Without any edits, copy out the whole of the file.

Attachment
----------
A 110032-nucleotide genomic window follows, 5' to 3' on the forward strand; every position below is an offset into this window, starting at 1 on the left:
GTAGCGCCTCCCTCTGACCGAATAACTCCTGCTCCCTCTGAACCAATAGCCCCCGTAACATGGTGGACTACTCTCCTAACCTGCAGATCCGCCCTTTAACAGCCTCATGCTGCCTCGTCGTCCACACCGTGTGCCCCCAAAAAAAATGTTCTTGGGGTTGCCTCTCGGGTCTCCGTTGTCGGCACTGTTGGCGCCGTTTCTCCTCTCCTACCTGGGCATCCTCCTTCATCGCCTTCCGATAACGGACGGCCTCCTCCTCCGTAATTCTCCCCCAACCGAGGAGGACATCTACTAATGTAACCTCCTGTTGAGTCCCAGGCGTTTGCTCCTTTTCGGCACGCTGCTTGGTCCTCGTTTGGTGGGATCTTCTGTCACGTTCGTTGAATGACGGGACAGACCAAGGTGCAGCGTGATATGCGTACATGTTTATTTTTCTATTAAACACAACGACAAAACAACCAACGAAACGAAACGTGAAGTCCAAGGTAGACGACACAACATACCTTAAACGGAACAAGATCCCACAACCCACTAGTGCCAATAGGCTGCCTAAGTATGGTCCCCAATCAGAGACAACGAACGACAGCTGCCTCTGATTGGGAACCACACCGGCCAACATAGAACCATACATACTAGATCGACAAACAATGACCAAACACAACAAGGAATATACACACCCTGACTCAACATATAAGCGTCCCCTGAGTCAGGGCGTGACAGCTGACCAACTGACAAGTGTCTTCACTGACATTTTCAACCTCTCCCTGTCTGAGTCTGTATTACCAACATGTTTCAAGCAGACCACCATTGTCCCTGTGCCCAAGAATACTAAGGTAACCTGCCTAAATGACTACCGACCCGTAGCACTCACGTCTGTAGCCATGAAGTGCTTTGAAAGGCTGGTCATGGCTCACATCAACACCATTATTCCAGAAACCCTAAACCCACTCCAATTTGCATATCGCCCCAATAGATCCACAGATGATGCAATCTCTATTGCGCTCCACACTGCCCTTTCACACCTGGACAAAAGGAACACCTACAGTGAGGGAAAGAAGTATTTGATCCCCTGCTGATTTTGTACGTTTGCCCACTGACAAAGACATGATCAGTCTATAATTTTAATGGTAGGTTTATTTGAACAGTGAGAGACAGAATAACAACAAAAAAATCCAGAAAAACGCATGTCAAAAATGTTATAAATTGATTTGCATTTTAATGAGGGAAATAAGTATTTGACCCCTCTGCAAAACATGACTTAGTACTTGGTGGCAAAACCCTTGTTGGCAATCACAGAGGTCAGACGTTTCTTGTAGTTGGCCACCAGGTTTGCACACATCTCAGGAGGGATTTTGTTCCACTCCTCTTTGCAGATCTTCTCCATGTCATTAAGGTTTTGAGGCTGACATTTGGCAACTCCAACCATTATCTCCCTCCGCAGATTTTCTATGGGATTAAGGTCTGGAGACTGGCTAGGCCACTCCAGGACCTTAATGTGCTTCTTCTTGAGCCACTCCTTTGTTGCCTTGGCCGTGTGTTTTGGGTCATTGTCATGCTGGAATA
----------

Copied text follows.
A 110032-nucleotide genomic window follows, 5' to 3' on the forward strand; every position below is an offset into this window, starting at 1 on the left:
GTAGCGCCTCCCTCTGACCGAATAACTCCTGCTCCCTCTGAACCAATAGCCCCCGTAACATGGTGGACTACTCTCCTAACCTGCAGATCCGCCCTTTAACAGCCTCATGCTGCCTCGTCGTCCACACCGTGTGCCCCCAAAAAAAATGTTCTTGGGGTTGCCTCTCGGGTCTCCGTTGTCGGCACTGTTGGCGCCGTTTCTCCTCTCCTACCTGGGCATCCTCCTTCATCGCCTTCCGATAACGGACGGCCTCCTCCTCCGTAATTCTCCCCCAACCGAGGAGGACATCTACTAATGTAACCTCCTGTTGAGTCCCAGGCGTTTGCTCCTTTTCGGCACGCTGCTTGGTCCTCGTTTGGTGGGATCTTCTGTCACGTTCGTTGAATGACGGGACAGACCAAGGTGCAGCGTGATATGCGTACATGTTTATTTTTCTATTAAACACAACGACAAAACAACCAACGAAACGAAACGTGAAGTCCAAGGTAGACGACACAACATACCTTAAACGGAACAAGATCCCACAACCCACTAGTGCCAATAGGCTGCCTAAGTATGGTCCCCAATCAGAGACAACGAACGACAGCTGCCTCTGATTGGGAACCACACCGGCCAACATAGAACCATACATACTAGATCGACAAACAATGACCAAACACAACAAGGAATATACACACCCTGACTCAACATATAAGCGTCCCCTGAGTCAGGGCGTGACAGCTGACCAACTGACAAGTGTCTTCACTGACATTTTCAACCTCTCCCTGTCTGAGTCTGTATTACCAACATGTTTCAAGCAGACCACCATTGTCCCTGTGCCCAAGAATACTAAGGTAACCTGCCTAAATGACTACCGACCCGTAGCACTCACGTCTGTAGCCATGAAGTGCTTTGAAAGGCTGGTCATGGCTCACATCAACACCATTATTCCAGAAACCCTAAACCCACTCCAATTTGCATATCGCCCCAATAGATCCACAGATGATGCAATCTCTATTGCGCTCCACACTGCCCTTTCACACCTGGACAAAAGGAACACCTACAGTGAGGGAAAGAAGTATTTGATCCCCTGCTGATTTTGTACGTTTGCCCACTGACAAAGACATGATCAGTCTATAATTTTAATGGTAGGTTTATTTGAACAGTGAGAGACAGAATAACAACAAAAAAATCCAGAAAAACGCATGTCAAAAATGTTATAAATTGATTTGCATTTTAATGAGGGAAATAAGTATTTGACCCCTCTGCAAAACATGACTTAGTACTTGGTGGCAAAACCCTTGTTGGCAATCACAGAGGTCAGACGTTTCTTGTAGTTGGCCACCAGGTTTGCACACATCTCAGGAGGGATTTTGTTCCACTCCTCTTTGCAGATCTTCTCCATGTCATTAAGGTTTTGAGGCTGACATTTGGCAACTCCAACCATTATCTCCCTCCGCAGATTTTCTATGGGATTAAGGTCTGGAGACTGGCTAGGCCACTCCAGGACCTTAATGTGCTTCTTCTTGAGCCACTCCTTTGTTGCCTTGGCCGTGTGTTTTGGGTCATTGTCATGCTGGAATA